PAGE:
I Would Let You Know

In Poetry by

(Golden Shovel1, after W. H. Auden)


It’s serious, you know, but there’s still time.
Caution’s no crime. You’ll act someday, you will.
“You could have done more still,” whispers from the future say.
Ice slowly melts away, and you answer nothing.

Your car sits puffing at the traffic light but
it takes too long to shut off the engine. I
do the same, I will not lie, though we’ve been told
the air cannot hold our waste. The children ask you:
what did you do when you could? The seas are rising so.

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Copyright © 2019 Robert Dawson.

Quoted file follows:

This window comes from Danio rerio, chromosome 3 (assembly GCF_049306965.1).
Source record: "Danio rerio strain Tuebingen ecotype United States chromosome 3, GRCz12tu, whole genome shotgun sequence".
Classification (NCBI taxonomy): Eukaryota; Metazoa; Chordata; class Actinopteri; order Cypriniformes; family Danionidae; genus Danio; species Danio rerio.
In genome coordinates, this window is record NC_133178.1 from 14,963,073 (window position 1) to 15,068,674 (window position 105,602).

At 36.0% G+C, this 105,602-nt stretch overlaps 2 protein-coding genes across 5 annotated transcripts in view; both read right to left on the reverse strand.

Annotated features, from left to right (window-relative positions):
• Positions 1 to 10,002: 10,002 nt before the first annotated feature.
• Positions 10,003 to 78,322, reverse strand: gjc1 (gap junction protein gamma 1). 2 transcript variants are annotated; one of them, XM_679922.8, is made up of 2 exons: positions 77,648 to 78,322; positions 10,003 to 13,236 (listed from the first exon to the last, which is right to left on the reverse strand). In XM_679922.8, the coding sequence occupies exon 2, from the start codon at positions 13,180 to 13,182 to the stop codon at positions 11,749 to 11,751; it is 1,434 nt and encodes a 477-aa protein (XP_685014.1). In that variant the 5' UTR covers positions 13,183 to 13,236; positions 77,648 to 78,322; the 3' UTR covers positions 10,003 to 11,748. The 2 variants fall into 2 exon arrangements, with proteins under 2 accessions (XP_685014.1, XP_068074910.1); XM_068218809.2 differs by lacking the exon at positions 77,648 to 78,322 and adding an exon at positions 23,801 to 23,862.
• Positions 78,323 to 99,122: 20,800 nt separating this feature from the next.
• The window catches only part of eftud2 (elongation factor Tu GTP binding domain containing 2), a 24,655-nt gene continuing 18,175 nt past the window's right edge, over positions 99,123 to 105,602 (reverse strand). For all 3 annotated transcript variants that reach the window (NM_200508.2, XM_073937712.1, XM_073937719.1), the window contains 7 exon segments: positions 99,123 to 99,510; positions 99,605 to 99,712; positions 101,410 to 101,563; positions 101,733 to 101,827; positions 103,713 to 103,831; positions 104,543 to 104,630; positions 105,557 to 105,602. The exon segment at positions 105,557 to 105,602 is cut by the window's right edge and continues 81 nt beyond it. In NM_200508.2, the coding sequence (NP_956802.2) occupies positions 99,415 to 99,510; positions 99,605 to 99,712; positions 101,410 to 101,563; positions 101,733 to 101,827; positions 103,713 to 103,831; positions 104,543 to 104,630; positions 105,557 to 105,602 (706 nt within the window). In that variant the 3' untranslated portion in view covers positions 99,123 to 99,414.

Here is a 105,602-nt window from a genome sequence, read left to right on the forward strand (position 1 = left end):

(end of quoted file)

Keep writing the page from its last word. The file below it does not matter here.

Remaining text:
Image Credit: Smog, by Simone Ramella, Creative Commons BY 2.0

Robert DawsonRobert Dawson teaches mathematics at a Nova Scotian university. His stories have appeared in Nature Futures, AE, and numerous other periodicals and anthologies. He’s an alumnus of the Sage Hill and Viable Paradise writing workshops.

  1. About the form:
    A “Golden Shovel” is a word-level telestich: the last words of each line form a quotation from another poem. Terrance Hayes, the inventor of the form, named it after the Gwendolyn Brooks poem that he quoted. Here, Dawson has used a line from W. H. Auden’s “If I Could Tell You.”